“Purpose by Design…Advancing God’s Kingdom.” – Ricardo Newbold (Entrepreneur)
“My mission in life is not merely to survive, but to thrive; and to do so with some passion, some compassion, some humor, and some style.” – Maya Angelou
Keep these examples close at hand as you go through the next several steps of creating your own vision statement. Refer to them when you need inspiration. Your personal vision statement might be shorter or longer than these and more or less detailed. It’s up to you. It’s your personal vision statement, after all!
Step 1: What Are Your Goals?
The first step in creating your personal vision step is going to be writing down your goals for your life. What do you want? Do you want to start a multi-million-dollar company? Do you want to become an entrepreneur? An artist? A stay-at-home parent?
You need to create this list before you go any further. Start by brainstorming. Get a sheet of paper and a pen (not a computer) and write down every single thing you’d like to do in your life. Don’t hold back and don’t censor yourself. Write down everything that comes to mind.
If you have a hard time doing this at once, that’s okay. Take some time with it. Carry the list around with you for a few days and add to it whenever something crosses your mind. Keep going until you feel like it is completed.
Again, don’t worry about what anyone else’s list would look like. Everyone is different and unique. Every person has different goals. Your list of lifetime goals will be different from every person you know, even if you have an identical twin. That’s normal and to be expected.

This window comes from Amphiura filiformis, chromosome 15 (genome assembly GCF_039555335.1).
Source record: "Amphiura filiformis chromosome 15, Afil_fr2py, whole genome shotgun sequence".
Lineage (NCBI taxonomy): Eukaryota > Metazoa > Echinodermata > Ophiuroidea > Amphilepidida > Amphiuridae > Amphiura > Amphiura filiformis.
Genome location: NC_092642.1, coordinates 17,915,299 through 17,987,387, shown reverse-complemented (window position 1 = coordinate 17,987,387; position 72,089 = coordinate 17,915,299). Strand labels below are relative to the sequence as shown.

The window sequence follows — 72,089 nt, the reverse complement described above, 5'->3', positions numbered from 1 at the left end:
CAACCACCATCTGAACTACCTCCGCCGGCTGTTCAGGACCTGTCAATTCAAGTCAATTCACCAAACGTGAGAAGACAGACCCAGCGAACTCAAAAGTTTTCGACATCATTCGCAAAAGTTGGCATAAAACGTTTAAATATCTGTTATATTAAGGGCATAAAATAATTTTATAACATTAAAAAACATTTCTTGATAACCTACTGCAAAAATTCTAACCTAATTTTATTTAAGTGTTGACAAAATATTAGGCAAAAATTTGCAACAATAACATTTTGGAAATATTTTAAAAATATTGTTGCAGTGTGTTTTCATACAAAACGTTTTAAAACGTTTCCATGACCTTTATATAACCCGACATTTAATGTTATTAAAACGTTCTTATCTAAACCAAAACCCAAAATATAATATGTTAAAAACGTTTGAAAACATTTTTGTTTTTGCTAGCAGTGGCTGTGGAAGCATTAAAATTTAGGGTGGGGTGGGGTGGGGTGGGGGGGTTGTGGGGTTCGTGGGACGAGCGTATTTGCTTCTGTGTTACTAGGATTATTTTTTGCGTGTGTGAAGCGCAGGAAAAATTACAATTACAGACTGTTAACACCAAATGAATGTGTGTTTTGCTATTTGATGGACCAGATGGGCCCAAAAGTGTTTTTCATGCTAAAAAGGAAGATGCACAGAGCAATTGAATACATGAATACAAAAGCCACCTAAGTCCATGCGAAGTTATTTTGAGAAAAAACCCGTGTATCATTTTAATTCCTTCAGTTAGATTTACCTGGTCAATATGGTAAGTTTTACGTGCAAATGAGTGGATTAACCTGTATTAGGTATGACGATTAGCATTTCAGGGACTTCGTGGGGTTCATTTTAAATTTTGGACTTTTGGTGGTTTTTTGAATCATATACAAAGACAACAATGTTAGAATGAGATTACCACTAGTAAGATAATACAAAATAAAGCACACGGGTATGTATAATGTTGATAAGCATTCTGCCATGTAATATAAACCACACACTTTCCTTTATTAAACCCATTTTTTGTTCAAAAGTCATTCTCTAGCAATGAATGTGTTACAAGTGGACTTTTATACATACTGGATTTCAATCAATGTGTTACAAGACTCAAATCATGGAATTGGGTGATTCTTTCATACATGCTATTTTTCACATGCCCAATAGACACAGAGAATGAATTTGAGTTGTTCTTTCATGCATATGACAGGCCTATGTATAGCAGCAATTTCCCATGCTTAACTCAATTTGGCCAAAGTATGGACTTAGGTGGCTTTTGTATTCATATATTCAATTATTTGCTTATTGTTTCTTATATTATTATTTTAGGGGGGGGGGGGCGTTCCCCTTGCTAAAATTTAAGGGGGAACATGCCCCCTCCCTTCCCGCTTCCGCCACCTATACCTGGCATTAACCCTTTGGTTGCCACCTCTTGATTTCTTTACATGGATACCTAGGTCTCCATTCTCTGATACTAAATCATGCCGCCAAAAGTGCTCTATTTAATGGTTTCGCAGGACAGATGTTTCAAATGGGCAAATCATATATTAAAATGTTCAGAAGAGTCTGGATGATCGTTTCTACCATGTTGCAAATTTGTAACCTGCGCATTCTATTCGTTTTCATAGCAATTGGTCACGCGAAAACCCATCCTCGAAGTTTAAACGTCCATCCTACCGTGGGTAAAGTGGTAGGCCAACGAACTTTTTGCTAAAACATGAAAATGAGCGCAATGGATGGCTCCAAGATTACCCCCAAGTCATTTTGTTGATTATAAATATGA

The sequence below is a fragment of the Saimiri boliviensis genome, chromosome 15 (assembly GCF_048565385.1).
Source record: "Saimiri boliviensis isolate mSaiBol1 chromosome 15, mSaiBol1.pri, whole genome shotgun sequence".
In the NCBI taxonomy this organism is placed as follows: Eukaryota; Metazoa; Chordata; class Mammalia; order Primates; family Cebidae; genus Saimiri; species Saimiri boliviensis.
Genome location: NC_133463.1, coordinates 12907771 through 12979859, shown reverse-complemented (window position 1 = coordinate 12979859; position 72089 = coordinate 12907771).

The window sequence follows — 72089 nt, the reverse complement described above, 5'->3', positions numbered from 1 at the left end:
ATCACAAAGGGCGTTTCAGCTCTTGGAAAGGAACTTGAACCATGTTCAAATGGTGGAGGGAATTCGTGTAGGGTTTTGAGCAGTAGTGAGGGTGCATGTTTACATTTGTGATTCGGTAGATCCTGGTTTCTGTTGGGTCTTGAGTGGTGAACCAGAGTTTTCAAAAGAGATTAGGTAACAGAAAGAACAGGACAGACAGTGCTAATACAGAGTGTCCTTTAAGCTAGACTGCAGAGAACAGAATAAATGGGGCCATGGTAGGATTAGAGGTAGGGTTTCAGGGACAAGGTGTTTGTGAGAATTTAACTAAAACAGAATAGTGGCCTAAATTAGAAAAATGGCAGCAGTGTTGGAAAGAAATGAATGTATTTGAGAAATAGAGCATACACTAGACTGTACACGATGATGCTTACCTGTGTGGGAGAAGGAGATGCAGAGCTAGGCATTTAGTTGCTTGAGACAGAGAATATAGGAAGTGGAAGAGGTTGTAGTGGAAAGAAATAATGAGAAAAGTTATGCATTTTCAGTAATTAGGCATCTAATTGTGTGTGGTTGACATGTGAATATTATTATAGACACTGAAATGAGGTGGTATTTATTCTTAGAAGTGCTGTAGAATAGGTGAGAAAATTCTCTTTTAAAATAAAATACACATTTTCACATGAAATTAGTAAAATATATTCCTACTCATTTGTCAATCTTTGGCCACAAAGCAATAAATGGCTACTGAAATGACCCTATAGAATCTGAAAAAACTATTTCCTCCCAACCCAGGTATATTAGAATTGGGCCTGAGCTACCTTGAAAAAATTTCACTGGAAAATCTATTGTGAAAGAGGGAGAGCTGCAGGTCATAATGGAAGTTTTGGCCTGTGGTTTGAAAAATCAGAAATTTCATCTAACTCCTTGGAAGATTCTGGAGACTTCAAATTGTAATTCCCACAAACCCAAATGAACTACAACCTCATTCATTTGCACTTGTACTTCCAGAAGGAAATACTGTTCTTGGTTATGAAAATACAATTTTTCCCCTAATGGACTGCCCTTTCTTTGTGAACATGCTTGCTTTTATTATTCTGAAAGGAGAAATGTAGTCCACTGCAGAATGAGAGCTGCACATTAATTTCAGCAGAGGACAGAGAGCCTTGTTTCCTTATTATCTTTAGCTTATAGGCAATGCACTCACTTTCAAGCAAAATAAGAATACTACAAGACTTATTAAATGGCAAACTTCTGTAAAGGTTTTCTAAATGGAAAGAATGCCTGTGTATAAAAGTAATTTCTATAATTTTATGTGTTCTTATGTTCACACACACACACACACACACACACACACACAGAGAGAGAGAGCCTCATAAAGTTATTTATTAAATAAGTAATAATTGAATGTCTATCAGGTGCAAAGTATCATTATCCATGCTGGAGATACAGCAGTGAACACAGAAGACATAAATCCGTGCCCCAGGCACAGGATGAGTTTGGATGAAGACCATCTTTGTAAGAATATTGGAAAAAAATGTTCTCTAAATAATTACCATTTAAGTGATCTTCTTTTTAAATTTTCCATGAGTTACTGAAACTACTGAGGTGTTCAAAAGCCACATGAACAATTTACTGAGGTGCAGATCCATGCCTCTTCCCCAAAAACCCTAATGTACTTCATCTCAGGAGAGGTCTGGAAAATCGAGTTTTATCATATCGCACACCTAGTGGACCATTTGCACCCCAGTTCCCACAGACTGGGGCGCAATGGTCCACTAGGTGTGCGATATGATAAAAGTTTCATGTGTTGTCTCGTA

Next, go down this list and think through every item you wrote down. Is this something that you want in your heart of hearts? Or is it something you think you want? Or that you think you should want? Mark these latter items off at once.
Determine Your Top Three Goals
What’s left is a list of things you do want to achieve in your life. Which ones do you most want to accomplish? Some of them are going to exert a stronger pull on you than others. Put a star beside these.
After you’ve done that, go back through the list and consider the compatibility of all of your goals. You’re probably going to find that some of them are contradictory or at least can’t be accomplished together. You’re not going to become a famous actor and an astronaut simultaneously, for example.
This is the hard part. It’s time to choose. You’re going to have to make some painful choices here -which goals do you want most? Which are you willing to sacrifice in order to get to the others? Mark off the ones that don’t make the cut. It will hurt, but you have to do it.